This story, originally published by the Bristol Herald Courier, was produced by the Virginia Folklife Program and is the latest in a series highlighting individuals working at the intersection of culture and community.
Linda Skeens of Russell County became famous last summer when a results photo of her 25 blue-ribbon winnings at the Virginia-Kentucky District Fair went viral online.
A year later, Skeens is set to return to the VA-KY Fair, which runs June 13-17, with a newly released cookbook: “Blue Ribbon Kitchen: Recipes and Tips from America’s Favorite County Fair Champion.”
Skeens landslide winnings in the Home Economics Exhibits section prompted the internet to seek out this 74-year-old lifelong homemaker.
“Everybody trying to find me was wondering if I was even real,” Skeens said. “Nobody could find me, because I don’t do computers, cell phones, social media—nothing. This young girl in Texas tracked me down through my granddaughter. We did our first radio interview in my kitchen.”
A whirlwind of media attention included appearances in 2022 and 2023 on the “Today” show, “The Kelly Clarkson Show” and National Public Radio, meeting Virginia Sen. Mark Warner, her first plane rides and a visit to Europe.
Skeens has generously shared many recipes with the media, perhaps most often her peanut butter fudge.
Skeens, who was born in Dante (population roughly 400), taught herself to cook as a young married woman out of necessity. She jokes if she didn’t figure it out, she and her husband would have starved. She inherited a few family recipes, like her mother’s chow chow and her mother-in-law’s cabbage rolls. Mostly she riffs on simple comfort foods.
“Most people who know me know I like to win.”Linda Skeens
“It’s good, but it’s not complicated,” Skeens said. “Most of my recipes are like my Mexican cornbread: Everybody loves it, I always get a ribbon with it, it’s simple—just mix it up in a pan and bake it.”
In addition to recipes for easy and delicious standards like zucchini bread, buttermilk biscuits and sweets like Hornet’s Nest Cake, “Blue Ribbon Kitchen” is a kind of scrapbook of her life as a wife, mother, cook, crafter and poet. Included in its pages are family photos, a couple of her poems, and photos of quilts and crafts she has made over the years.
Skeens has entered her cooking, canning and crafts in regional fairs for over three decades. She began with the Russell County Fair, then the Virginia Kentucky District Fair in Wise, and she was recently invited to enter the Washington County Fair.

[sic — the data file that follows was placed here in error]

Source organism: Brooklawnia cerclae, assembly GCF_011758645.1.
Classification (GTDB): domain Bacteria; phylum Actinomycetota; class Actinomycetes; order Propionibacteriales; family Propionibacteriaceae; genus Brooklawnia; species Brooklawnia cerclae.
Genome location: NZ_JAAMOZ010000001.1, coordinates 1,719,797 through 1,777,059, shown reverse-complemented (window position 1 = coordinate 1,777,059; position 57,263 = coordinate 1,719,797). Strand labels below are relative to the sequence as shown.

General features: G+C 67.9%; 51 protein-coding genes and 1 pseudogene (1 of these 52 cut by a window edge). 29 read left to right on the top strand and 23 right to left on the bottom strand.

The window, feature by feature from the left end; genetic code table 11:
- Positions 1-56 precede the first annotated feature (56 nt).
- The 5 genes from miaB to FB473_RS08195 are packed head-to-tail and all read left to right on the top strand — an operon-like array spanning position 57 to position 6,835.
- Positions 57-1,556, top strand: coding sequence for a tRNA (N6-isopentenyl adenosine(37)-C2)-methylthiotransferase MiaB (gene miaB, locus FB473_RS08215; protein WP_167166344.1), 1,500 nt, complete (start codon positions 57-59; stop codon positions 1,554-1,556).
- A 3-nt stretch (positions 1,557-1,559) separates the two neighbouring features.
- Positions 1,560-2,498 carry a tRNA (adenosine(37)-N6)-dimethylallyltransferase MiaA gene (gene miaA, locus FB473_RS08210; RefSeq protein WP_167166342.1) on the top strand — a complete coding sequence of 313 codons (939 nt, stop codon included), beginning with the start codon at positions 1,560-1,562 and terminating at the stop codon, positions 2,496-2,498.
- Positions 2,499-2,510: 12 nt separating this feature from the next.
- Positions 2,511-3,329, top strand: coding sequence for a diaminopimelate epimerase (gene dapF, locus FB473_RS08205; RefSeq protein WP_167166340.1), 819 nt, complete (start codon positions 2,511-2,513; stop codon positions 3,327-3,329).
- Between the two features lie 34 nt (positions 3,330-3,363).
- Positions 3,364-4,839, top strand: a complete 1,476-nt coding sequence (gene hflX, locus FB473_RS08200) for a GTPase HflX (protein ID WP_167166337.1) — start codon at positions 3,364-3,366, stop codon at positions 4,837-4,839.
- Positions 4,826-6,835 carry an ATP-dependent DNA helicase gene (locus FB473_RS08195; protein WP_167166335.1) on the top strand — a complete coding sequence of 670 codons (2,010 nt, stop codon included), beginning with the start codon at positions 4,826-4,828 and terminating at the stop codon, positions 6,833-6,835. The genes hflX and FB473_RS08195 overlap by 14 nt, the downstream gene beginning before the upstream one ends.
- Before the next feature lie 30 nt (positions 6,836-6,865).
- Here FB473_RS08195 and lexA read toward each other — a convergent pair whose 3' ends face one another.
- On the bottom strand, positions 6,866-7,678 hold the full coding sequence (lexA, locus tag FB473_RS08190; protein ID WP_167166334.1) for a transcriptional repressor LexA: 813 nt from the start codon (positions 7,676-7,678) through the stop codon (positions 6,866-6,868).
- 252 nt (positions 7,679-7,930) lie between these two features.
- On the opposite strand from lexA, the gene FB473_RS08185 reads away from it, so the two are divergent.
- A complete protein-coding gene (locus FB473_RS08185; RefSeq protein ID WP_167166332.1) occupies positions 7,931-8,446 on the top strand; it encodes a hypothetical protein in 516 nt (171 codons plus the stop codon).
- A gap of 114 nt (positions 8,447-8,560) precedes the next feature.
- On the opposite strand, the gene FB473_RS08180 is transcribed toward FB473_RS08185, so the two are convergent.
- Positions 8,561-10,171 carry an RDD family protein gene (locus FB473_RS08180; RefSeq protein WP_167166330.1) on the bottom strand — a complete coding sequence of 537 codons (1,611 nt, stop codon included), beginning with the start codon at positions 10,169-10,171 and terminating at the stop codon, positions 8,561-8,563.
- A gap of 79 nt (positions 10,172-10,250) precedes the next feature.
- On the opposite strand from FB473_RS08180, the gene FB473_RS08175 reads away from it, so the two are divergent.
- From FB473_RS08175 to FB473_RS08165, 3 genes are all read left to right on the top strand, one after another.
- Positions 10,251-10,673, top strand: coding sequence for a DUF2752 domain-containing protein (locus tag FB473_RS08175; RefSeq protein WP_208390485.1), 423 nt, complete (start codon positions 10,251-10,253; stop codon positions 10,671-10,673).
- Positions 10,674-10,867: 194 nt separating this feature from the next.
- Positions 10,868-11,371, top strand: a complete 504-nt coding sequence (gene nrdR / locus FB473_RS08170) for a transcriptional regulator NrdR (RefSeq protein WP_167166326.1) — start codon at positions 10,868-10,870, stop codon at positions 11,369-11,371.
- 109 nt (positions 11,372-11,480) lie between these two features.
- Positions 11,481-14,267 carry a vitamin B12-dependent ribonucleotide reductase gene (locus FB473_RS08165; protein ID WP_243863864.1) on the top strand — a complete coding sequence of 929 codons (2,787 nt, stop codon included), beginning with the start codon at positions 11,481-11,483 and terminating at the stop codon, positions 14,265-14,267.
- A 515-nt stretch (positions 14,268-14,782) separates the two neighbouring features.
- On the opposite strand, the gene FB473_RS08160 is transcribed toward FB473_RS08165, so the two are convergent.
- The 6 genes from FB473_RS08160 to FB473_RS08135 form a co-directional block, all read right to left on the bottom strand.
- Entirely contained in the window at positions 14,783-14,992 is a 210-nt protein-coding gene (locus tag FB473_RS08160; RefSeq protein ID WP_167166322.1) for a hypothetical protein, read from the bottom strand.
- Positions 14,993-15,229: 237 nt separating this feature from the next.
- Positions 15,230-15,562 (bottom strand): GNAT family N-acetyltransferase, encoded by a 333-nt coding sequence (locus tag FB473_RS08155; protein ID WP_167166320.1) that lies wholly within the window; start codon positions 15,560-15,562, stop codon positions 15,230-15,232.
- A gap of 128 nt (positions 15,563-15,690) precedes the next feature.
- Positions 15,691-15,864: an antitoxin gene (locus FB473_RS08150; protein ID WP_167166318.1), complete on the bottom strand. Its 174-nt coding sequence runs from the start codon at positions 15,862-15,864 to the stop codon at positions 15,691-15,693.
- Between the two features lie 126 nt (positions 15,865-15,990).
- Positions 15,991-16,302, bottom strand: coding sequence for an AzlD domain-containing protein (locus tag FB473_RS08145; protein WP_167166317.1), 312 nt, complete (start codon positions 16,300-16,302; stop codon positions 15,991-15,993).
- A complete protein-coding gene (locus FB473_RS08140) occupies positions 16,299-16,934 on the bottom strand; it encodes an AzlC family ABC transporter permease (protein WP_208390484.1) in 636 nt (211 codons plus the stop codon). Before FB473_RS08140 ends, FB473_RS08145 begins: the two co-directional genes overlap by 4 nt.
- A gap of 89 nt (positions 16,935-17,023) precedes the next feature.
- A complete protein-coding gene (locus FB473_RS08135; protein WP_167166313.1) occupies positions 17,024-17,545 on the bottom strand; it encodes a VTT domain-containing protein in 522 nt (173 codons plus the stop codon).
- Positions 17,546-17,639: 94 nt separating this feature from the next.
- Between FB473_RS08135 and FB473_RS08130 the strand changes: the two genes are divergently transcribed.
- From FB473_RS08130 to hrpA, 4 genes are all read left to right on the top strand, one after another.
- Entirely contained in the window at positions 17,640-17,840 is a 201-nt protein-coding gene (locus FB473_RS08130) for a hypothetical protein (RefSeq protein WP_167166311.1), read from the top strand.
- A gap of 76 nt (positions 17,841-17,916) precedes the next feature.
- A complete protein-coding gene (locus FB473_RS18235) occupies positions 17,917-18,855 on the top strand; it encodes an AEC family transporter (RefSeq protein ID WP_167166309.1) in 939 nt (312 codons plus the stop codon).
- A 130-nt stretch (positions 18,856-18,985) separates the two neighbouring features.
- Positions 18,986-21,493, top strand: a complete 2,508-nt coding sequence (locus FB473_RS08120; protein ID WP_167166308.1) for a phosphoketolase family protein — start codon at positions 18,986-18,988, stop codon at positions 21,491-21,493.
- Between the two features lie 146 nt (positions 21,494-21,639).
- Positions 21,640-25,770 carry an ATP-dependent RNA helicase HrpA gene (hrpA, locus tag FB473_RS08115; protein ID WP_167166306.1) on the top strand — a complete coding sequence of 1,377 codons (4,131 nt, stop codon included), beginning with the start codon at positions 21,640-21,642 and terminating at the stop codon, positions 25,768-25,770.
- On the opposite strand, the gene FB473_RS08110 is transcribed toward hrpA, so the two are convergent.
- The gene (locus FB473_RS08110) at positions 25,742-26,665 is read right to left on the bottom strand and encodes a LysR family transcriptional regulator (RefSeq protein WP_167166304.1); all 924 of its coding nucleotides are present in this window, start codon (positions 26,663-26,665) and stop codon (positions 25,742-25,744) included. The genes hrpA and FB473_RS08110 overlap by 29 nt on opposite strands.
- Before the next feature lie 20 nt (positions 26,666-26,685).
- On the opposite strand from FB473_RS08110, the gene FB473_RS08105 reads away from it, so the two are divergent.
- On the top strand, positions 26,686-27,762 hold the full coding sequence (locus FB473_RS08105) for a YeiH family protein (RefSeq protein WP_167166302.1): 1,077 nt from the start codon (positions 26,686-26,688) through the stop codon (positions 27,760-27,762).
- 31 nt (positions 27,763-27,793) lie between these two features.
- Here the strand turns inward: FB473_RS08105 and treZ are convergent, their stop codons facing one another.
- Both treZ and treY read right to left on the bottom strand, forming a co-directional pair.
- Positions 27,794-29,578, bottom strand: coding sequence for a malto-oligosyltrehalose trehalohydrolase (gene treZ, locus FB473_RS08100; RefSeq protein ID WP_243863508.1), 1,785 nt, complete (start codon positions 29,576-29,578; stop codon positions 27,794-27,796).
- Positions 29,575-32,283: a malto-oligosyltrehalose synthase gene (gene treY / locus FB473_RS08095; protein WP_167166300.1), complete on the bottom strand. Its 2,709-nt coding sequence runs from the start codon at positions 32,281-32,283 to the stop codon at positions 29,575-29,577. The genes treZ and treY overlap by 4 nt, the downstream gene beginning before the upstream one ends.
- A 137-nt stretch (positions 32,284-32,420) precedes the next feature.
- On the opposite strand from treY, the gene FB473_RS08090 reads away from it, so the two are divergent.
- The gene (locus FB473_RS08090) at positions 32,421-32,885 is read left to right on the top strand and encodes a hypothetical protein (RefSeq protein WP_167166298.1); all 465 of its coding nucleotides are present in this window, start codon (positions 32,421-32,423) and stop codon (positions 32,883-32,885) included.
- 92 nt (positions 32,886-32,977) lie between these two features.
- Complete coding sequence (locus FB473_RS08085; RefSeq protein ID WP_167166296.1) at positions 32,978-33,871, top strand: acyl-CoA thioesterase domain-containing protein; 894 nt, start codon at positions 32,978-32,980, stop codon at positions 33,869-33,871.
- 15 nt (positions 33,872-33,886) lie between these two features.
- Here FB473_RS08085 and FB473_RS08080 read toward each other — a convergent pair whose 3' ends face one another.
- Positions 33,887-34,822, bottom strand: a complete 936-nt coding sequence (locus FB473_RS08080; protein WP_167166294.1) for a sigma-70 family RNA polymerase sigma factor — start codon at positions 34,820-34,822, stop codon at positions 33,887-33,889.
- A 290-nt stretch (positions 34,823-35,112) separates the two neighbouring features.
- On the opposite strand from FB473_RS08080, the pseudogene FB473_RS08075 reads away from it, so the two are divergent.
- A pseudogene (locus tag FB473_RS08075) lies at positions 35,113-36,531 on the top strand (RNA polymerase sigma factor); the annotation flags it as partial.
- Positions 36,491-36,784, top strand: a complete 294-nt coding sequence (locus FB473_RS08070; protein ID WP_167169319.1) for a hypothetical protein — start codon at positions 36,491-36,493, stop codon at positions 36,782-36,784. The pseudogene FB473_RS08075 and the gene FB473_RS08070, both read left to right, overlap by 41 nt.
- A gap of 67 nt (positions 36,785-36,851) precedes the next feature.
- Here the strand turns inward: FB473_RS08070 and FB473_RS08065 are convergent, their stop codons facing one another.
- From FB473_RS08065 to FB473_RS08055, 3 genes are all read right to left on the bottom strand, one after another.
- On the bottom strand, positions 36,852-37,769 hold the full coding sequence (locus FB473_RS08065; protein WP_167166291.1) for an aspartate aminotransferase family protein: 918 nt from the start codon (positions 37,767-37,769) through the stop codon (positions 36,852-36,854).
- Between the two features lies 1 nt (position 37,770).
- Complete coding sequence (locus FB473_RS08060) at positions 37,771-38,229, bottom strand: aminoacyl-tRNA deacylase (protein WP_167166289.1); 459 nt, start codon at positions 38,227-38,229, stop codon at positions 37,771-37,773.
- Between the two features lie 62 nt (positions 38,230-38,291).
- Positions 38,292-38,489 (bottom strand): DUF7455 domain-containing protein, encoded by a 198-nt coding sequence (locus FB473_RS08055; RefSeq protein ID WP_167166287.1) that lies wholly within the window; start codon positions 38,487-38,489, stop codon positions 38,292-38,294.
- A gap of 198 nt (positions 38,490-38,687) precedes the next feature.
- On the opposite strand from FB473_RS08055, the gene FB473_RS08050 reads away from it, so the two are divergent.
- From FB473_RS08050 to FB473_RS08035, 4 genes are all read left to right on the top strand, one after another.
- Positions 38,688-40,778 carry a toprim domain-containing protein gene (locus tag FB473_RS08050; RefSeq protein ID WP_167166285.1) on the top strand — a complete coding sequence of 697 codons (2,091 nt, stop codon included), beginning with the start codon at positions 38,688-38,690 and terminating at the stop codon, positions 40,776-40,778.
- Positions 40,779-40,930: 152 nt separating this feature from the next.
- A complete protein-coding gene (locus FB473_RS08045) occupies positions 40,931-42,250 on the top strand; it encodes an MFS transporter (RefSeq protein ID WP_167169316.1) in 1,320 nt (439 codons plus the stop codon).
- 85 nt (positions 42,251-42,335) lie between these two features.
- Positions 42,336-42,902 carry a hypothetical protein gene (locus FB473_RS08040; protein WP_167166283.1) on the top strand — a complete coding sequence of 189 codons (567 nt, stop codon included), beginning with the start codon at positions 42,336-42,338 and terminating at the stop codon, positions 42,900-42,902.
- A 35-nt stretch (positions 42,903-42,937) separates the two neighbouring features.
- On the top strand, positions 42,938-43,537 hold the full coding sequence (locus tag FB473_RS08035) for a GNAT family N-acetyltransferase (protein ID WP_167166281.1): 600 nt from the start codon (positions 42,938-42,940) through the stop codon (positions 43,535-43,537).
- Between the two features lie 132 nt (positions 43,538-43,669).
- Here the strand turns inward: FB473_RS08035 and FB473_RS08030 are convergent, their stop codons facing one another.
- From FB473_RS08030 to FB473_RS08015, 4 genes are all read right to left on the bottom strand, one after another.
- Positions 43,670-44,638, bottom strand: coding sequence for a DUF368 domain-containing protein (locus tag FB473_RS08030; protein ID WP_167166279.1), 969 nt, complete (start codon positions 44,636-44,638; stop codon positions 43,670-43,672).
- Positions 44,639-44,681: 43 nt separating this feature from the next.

She is competitive by nature and says she has won almost 1,500 ribbons in her lifetime. “Most people who know me know I like to win,” she said.
For Skeens, entering annual fairs has kept her growing, inventing new recipes, expanding her repertoire and dreaming up new things to create.
“I work on crafts in the winter, and then in the summer and spring, I make and can jam,” she said. “Then two days before the fair I like to cook like crazy, to get it all ready.”
Her crafts include hand-embroidered pillowcases and painted gourds. This year she is particularly proud to enter her “state bird quilt,” wherein all fifty states are represented by their hand-embroidered state bird and flower.
Participating in fairs for three decades has given Skeens friendships that survive her competitive nature and tendency to win.
“But I’ve never met a judge,” Skeens shared. “I may have met them and didn’t know it, but you’re not allowed. I have no idea who they are.”
Skeens also enjoys entering other types of community competitions, like a jam contest hosted by the Food City in Lebanon. Two young boys judged the 50 entered jams by both appearance and how they tasted on a biscuit. Skeens won the $100 first prize for her peach raspberry jam—one of her trademark experiments, where she takes something familiar and adds a different twist.
“Those boys told me, ‘We’ve been eating homemade jam all our life and never tasted anything like that raspberry zing!’,” she recalled.
Cook-offs, regional fairs, bake sales and other community food events support home cooks and crafters by giving them a venue to flex their skills, innovate, come together, and celebrate accomplishment. They can also inspire people to learn a new skill, or take their work to the next level. Skeens says last year’s Russell County Fair saw some 200 canning entries, double their typical amount—a possible ripple effect from her media coverage.
As fair season kicks off, and with her cookbook now released, Skeens hopes others will be encouraged to experiment in their kitchens.
“I think it would be nice if a lot more people started trying to can, if they don’t already. Or cook more. Or even just try crafts,” she said. “It is so much fun to do stuff like that.”